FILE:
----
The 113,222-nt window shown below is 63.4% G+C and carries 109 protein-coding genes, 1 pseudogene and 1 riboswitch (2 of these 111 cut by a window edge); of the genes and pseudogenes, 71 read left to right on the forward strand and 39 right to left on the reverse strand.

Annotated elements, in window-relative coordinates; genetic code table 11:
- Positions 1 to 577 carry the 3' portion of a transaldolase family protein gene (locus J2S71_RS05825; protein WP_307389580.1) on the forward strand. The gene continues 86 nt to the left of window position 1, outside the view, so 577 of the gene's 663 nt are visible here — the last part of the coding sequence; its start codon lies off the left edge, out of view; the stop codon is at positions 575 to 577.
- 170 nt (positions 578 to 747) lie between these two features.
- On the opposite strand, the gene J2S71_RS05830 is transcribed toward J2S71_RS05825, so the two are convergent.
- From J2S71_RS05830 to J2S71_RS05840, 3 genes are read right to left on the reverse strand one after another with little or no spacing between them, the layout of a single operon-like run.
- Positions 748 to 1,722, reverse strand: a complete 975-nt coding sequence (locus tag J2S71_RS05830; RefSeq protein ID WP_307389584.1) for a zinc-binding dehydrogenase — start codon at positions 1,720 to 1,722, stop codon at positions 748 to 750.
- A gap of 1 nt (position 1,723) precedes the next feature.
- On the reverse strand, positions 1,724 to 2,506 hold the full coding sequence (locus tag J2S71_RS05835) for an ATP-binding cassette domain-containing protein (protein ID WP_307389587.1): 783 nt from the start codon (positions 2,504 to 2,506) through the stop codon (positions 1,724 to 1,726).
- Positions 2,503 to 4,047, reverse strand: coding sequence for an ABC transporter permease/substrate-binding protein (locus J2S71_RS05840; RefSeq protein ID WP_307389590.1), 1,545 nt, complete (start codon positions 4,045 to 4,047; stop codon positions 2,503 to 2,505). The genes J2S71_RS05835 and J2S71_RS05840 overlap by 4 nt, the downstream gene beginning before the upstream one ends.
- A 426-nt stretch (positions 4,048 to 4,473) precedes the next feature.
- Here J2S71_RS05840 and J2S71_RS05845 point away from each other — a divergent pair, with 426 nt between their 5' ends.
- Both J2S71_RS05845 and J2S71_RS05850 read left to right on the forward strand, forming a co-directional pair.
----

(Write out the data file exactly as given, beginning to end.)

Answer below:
The 113,222-nt window shown below is 63.4% G+C and carries 109 protein-coding genes, 1 pseudogene and 1 riboswitch (2 of these 111 cut by a window edge); of the genes and pseudogenes, 71 read left to right on the forward strand and 39 right to left on the reverse strand.

Annotated elements, in window-relative coordinates; genetic code table 11:
- Positions 1 to 577 carry the 3' portion of a transaldolase family protein gene (locus J2S71_RS05825; protein WP_307389580.1) on the forward strand. The gene continues 86 nt to the left of window position 1, outside the view, so 577 of the gene's 663 nt are visible here — the last part of the coding sequence; its start codon lies off the left edge, out of view; the stop codon is at positions 575 to 577.
- 170 nt (positions 578 to 747) lie between these two features.
- On the opposite strand, the gene J2S71_RS05830 is transcribed toward J2S71_RS05825, so the two are convergent.
- From J2S71_RS05830 to J2S71_RS05840, 3 genes are read right to left on the reverse strand one after another with little or no spacing between them, the layout of a single operon-like run.
- Positions 748 to 1,722, reverse strand: a complete 975-nt coding sequence (locus tag J2S71_RS05830; RefSeq protein ID WP_307389584.1) for a zinc-binding dehydrogenase — start codon at positions 1,720 to 1,722, stop codon at positions 748 to 750.
- A gap of 1 nt (position 1,723) precedes the next feature.
- On the reverse strand, positions 1,724 to 2,506 hold the full coding sequence (locus tag J2S71_RS05835) for an ATP-binding cassette domain-containing protein (protein ID WP_307389587.1): 783 nt from the start codon (positions 2,504 to 2,506) through the stop codon (positions 1,724 to 1,726).
- Positions 2,503 to 4,047, reverse strand: coding sequence for an ABC transporter permease/substrate-binding protein (locus J2S71_RS05840; RefSeq protein ID WP_307389590.1), 1,545 nt, complete (start codon positions 4,045 to 4,047; stop codon positions 2,503 to 2,505). The genes J2S71_RS05835 and J2S71_RS05840 overlap by 4 nt, the downstream gene beginning before the upstream one ends.
- A 426-nt stretch (positions 4,048 to 4,473) precedes the next feature.
- Here J2S71_RS05840 and J2S71_RS05845 point away from each other — a divergent pair, with 426 nt between their 5' ends.
- Both J2S71_RS05845 and J2S71_RS05850 read left to right on the forward strand, forming a co-directional pair.